A blow-by-blow account by veteran Village Voice writer Hornung of the recent upheaval on Mohawk lands in New York and Canada, which culminated in the 1990 takeover by Mohawks of a major bridge into Montreal. Although the roots of the conflict are centuries old—the product of confinement on tiny reservations where rivalries and tensions can only intensify—for Hornung the chronology of events begins in 1987 with the seizure by N.Y. State Police of slot machines in casinos operating on the Awkwesasne reservation. This intervention by nontribal authorities, and others that followed, brought Mohawks supporting and opposing the gambling activity into confrontation—a situation exacerbated by a militant third group, the Warriors, whose position against any encroachment on native sovereignty allied them with the pro-casino faction. Roadblocks, armed displays, vandalism, and riots, and the shooting down of a National Guard helicopter ensued, with two Mohawks killed in a particularly fierce firefight in the spring of 1990. Meanwhile, Kanesatake Mohawks opposed to the expansion of a golf course onto a tribal burial ground on the outskirts of Montreal erected a barricade on the site, with their defiance increasing after an armed assault by Quebec police in which one trooper died. Seizing the Mercier Bridge, the Kanesatake Mohawks forced a tense, month- long standoff in which the Canadian Army replaced the police and were ready to move in if negotiations failed. With an agreement forged, the roadblocks fell, but Mohawk resisters, including many Awkwesasne Warriors and their lawyer, were arrested. Remarkable for letting the parties involved speak for themselves, though long on daily events and short on analysis; still, this is a good reporter's view from the scene of another sorry chapter in Native American history.

Pub Date: April 1, 1992

ISBN: 0-679-41265-4

Page Count: 304

Publisher: Pantheon

Review Posted Online: May 20, 2010

Kirkus Reviews Issue: Feb. 15, 1992

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An extraordinary true tale of torment, retribution, and loyalty that's irresistibly readable in spite of its intrusively melodramatic prose. Starting out with calculated, movie-ready anecdotes about his boyhood gang, Carcaterra's memoir takes a hairpin turn into horror and then changes tack once more to relate grippingly what must be one of the most outrageous confidence schemes ever perpetrated. Growing up in New York's Hell's Kitchen in the 1960s, former New York Daily News reporter Carcaterra (A Safe Place, 1993) had three close friends with whom he played stickball, bedeviled nuns, and ran errands for the neighborhood Mob boss. All this is recalled through a dripping mist of nostalgia; the streetcorner banter is as stilted and coy as a late Bowery Boys film. But a third of the way in, the story suddenly takes off: In 1967 the four friends seriously injured a man when they more or less unintentionally rolled a hot-dog cart down the steps of a subway entrance. The boys, aged 11 to 14, were packed off to an upstate New York reformatory so brutal it makes Sing Sing sound like Sunnybrook Farm. The guards continually raped and beat them, at one point tossing all of them into solitary confinement, where rats gnawed at their wounds and the menu consisted of oatmeal soaked in urine. Two of Carcaterra's friends were dehumanized by their year upstate, eventually becoming prominent gangsters. In 1980, they happened upon the former guard who had been their principal torturer and shot him dead. The book's stunning denouement concerns the successful plot devised by the author and his third friend, now a Manhattan assistant DA, to free the two killers and to exact revenge against the remaining ex-guards who had scarred their lives so irrevocably. Carcaterra has run a moral and emotional gauntlet, and the resulting book, despite its flaws, is disturbing and hard to forget. (Film rights to Propaganda; author tour)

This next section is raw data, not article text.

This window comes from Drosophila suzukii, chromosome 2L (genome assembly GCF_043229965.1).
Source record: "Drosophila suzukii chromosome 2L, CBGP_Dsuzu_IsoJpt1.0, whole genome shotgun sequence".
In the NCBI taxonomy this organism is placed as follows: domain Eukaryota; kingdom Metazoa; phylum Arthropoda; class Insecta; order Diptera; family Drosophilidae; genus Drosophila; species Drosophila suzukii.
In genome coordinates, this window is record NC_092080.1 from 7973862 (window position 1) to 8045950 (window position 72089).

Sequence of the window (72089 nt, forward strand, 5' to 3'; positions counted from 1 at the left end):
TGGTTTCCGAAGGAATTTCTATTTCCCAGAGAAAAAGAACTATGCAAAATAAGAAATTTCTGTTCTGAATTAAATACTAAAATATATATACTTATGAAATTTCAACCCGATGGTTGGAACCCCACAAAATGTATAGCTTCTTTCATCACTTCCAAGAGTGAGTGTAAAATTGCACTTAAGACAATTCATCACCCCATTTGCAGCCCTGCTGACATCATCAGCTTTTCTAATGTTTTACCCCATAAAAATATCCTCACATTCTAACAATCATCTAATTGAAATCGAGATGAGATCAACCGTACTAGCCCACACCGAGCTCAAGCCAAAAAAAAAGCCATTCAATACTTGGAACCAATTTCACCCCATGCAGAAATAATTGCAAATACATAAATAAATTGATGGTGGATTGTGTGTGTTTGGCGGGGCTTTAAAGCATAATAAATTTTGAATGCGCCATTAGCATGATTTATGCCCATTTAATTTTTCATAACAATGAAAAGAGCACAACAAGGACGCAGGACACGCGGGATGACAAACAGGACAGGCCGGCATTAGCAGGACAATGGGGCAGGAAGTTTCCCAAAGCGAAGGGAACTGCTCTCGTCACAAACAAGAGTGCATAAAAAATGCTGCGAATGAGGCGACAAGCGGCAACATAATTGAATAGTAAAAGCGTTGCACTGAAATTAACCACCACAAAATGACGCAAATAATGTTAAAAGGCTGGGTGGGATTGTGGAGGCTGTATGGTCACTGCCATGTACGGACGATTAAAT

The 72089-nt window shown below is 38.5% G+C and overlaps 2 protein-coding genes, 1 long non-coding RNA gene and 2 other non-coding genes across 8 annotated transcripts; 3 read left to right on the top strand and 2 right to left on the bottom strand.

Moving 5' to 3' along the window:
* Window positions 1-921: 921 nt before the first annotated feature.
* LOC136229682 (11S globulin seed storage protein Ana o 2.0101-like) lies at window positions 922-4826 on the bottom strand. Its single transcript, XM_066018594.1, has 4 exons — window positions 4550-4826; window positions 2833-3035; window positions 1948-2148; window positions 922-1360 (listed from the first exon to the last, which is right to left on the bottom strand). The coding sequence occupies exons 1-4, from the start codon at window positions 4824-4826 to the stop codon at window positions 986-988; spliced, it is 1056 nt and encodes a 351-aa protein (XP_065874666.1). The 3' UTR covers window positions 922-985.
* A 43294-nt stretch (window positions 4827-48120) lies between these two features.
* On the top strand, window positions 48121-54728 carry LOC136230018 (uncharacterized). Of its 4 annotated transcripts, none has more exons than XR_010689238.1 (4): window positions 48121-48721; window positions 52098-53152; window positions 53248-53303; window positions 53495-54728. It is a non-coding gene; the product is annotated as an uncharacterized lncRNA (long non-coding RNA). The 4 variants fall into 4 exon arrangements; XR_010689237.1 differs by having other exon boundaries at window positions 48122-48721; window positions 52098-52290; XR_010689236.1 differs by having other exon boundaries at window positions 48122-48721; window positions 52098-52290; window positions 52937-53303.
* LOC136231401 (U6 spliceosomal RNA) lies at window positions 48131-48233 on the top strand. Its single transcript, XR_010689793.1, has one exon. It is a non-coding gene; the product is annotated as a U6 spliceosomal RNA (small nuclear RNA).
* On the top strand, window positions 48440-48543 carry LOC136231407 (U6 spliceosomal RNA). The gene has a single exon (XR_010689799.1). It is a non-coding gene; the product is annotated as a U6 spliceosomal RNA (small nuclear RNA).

Pub Date: July 10, 1995

ISBN: 0-345-39606-5

Page Count: 432

Publisher: Ballantine

Review Posted Online: May 20, 2010

Kirkus Reviews Issue: May 1, 1995

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With this detailed, versatile cookbook, readers can finally make Momofuku Milk Bar’s inventive, decadent desserts at home, or see what they’ve been missing.

In this successor to the Momofuku cookbook, Momofuku Milk Bar’s pastry chef hands over the keys to the restaurant group’s snack-food–based treats, which have had people lining up outside the door of the Manhattan bakery since it opened. The James Beard Award–nominated Tosi spares no detail, providing origin stories for her popular cookies, pies and ice-cream flavors. The recipes are meticulously outlined, with added tips on how to experiment with their format. After “understanding how we laid out this cookbook…you will be one of us,” writes the author. Still, it’s a bit more sophisticated than the typical Betty Crocker fare. In addition to a healthy stock of pretzels, cornflakes and, of course, milk powder, some recipes require readers to have feuilletine and citric acid handy, to perfect the art of quenelling. Acolytes should invest in a scale, thanks to Tosi’s preference of grams (“freedom measurements,” as the friendlier cups and spoons are called, are provided, but heavily frowned upon)—though it’s hard to be too pretentious when one of your main ingredients is Fruity Pebbles. A refreshing, youthful cookbook that will have readers happily indulging in a rising pastry-chef star’s widely appealing treats.    


Pub Date: Oct. 25, 2011

ISBN: 978-0-307-72049-8

Page Count: 256

Publisher: Clarkson Potter

Review Posted Online: Jan. 13, 2012

Kirkus Reviews Issue: Oct. 15, 2011

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